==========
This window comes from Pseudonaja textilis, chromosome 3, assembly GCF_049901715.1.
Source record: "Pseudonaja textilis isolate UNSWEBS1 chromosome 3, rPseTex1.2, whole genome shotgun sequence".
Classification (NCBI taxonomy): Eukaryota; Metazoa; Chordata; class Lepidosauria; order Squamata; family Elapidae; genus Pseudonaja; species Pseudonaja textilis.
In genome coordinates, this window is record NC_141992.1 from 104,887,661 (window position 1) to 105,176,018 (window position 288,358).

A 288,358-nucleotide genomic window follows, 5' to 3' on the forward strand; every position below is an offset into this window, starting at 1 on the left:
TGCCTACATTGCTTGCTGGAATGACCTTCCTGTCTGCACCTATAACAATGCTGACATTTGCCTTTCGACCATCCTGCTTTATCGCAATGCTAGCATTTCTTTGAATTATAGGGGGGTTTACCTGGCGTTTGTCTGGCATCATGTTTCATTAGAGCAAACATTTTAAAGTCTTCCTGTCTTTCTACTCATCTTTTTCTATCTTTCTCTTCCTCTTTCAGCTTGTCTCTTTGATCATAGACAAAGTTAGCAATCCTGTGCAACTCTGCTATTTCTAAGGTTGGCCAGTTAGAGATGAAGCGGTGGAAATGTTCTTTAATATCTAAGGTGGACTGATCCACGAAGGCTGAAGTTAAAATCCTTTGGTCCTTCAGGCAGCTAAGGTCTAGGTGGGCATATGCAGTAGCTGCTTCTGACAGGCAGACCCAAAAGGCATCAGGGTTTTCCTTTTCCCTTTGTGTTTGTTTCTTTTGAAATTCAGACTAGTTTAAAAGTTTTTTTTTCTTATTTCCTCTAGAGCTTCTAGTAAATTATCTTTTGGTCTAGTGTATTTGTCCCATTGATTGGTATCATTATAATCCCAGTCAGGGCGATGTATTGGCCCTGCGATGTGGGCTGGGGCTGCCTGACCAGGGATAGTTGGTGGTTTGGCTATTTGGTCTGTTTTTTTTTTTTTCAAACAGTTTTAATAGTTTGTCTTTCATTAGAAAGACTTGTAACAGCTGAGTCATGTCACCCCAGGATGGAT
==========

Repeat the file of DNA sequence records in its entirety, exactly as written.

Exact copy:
This window comes from Pseudonaja textilis, chromosome 3, assembly GCF_049901715.1.
Source record: "Pseudonaja textilis isolate UNSWEBS1 chromosome 3, rPseTex1.2, whole genome shotgun sequence".
Classification (NCBI taxonomy): Eukaryota; Metazoa; Chordata; class Lepidosauria; order Squamata; family Elapidae; genus Pseudonaja; species Pseudonaja textilis.
In genome coordinates, this window is record NC_141992.1 from 104,887,661 (window position 1) to 105,176,018 (window position 288,358).

A 288,358-nucleotide genomic window follows, 5' to 3' on the forward strand; every position below is an offset into this window, starting at 1 on the left:
TGCCTACATTGCTTGCTGGAATGACCTTCCTGTCTGCACCTATAACAATGCTGACATTTGCCTTTCGACCATCCTGCTTTATCGCAATGCTAGCATTTCTTTGAATTATAGGGGGGTTTACCTGGCGTTTGTCTGGCATCATGTTTCATTAGAGCAAACATTTTAAAGTCTTCCTGTCTTTCTACTCATCTTTTTCTATCTTTCTCTTCCTCTTTCAGCTTGTCTCTTTGATCATAGACAAAGTTAGCAATCCTGTGCAACTCTGCTATTTCTAAGGTTGGCCAGTTAGAGATGAAGCGGTGGAAATGTTCTTTAATATCTAAGGTGGACTGATCCACGAAGGCTGAAGTTAAAATCCTTTGGTCCTTCAGGCAGCTAAGGTCTAGGTGGGCATATGCAGTAGCTGCTTCTGACAGGCAGACCCAAAAGGCATCAGGGTTTTCCTTTTCCCTTTGTGTTTGTTTCTTTTGAAATTCAGACTAGTTTAAAAGTTTTTTTTTCTTATTTCCTCTAGAGCTTCTAGTAAATTATCTTTTGGTCTAGTGTATTTGTCCCATTGATTGGTATCATTATAATCCCAGTCAGGGCGATGTATTGGCCCTGCGATGTGGGCTGGGGCTGCCTGACCAGGGATAGTTGGTGGTTTGGCTATTTGGTCTGTTTTTTTTTTTTTCAAACAGTTTTAATAGTTTGTCTTTCATTAGAAAGACTTGTAACAGCTGAGTCATGTCACCCCAGGATGGAT